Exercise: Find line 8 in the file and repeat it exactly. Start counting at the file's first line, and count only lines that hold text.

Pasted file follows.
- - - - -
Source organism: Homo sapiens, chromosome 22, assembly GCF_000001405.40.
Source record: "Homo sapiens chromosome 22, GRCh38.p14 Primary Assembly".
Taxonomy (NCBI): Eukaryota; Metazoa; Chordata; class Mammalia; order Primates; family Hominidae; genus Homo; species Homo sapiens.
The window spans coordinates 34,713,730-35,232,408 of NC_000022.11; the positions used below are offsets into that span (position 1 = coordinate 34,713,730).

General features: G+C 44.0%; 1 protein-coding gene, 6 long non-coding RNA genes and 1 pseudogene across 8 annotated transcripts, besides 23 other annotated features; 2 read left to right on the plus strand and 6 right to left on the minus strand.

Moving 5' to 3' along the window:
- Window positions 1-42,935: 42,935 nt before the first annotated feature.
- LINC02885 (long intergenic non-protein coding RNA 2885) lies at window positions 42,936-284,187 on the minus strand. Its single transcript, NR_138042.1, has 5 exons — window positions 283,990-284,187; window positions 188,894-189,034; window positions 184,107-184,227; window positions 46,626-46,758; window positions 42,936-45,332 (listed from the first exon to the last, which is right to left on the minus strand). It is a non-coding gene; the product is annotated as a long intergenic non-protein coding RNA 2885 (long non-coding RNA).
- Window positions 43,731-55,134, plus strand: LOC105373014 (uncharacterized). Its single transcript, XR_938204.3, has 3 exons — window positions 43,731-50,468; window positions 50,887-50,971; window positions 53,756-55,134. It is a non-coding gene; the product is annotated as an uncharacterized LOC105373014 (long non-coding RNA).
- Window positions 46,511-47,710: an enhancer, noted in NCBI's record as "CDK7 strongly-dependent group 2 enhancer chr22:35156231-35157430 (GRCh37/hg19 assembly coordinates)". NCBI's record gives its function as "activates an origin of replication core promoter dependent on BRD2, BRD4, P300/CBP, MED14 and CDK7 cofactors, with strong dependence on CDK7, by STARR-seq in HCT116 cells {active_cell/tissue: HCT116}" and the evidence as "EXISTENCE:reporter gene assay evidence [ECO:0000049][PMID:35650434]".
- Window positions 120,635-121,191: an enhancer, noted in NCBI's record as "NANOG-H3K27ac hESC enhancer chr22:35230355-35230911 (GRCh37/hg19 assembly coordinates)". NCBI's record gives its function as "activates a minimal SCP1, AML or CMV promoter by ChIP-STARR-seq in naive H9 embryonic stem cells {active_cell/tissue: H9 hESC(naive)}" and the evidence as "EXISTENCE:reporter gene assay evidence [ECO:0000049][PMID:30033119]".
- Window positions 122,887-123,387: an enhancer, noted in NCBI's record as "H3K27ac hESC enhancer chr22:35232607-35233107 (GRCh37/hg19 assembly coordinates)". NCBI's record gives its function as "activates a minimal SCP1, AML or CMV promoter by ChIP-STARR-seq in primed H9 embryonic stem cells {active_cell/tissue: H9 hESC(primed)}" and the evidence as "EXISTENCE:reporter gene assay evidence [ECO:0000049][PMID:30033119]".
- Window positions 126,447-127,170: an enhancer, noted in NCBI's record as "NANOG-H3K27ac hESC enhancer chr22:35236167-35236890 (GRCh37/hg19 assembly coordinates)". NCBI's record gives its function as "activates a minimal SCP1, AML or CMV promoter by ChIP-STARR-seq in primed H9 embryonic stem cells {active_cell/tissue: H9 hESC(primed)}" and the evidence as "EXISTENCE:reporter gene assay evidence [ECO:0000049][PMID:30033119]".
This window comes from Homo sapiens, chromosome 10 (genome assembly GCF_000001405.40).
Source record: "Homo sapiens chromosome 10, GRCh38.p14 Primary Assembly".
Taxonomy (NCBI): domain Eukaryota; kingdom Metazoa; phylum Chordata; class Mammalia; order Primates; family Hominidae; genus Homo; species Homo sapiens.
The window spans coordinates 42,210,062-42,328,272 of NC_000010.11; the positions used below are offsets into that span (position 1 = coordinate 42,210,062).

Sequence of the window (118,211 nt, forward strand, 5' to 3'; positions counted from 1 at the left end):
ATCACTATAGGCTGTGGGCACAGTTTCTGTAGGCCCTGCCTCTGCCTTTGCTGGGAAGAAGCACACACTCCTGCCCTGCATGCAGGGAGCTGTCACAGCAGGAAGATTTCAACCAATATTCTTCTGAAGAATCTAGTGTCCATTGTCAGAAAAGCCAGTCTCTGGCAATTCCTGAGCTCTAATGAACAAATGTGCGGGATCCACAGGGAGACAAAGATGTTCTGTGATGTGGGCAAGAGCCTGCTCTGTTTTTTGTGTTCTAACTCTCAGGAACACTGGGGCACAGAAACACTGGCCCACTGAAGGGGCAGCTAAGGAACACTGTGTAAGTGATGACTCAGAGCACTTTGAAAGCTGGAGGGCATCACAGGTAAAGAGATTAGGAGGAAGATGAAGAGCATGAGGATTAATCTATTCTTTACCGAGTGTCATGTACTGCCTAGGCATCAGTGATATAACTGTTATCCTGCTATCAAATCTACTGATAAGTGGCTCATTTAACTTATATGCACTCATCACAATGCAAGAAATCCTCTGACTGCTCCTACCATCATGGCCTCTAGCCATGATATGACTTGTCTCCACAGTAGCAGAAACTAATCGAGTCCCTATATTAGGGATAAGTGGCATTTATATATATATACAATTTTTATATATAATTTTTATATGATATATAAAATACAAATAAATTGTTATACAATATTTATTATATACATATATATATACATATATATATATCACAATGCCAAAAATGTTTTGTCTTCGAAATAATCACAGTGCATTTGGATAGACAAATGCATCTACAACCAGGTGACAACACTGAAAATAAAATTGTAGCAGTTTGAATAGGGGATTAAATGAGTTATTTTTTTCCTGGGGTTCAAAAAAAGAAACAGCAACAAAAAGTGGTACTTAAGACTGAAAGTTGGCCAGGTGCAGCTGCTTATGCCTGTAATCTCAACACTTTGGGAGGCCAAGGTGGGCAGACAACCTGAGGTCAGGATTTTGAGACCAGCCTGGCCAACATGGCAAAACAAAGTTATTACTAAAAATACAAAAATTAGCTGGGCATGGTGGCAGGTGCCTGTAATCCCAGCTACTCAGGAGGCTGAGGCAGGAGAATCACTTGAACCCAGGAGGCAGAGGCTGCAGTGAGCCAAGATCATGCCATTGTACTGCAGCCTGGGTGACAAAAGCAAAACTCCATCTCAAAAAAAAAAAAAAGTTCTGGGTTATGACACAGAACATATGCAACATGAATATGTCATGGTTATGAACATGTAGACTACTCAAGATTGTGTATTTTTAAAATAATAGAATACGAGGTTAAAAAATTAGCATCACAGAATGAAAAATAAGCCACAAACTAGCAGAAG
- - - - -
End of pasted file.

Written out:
- LINC02885 (long intergenic non-protein coding RNA 2885) lies at window positions 42,936-284,187 on the minus strand. Its single transcript, NR_138042.1, has 5 exons — window positions 283,990-284,187; window positions 188,894-189,034; window positions 184,107-184,227; window positions 46,626-46,758; window positions 42,936-45,332 (listed from the first exon to the last, which is right to left on the minus strand). It is a non-coding gene; the product is annotated as a long intergenic non-protein coding RNA 2885 (long non-coding RNA).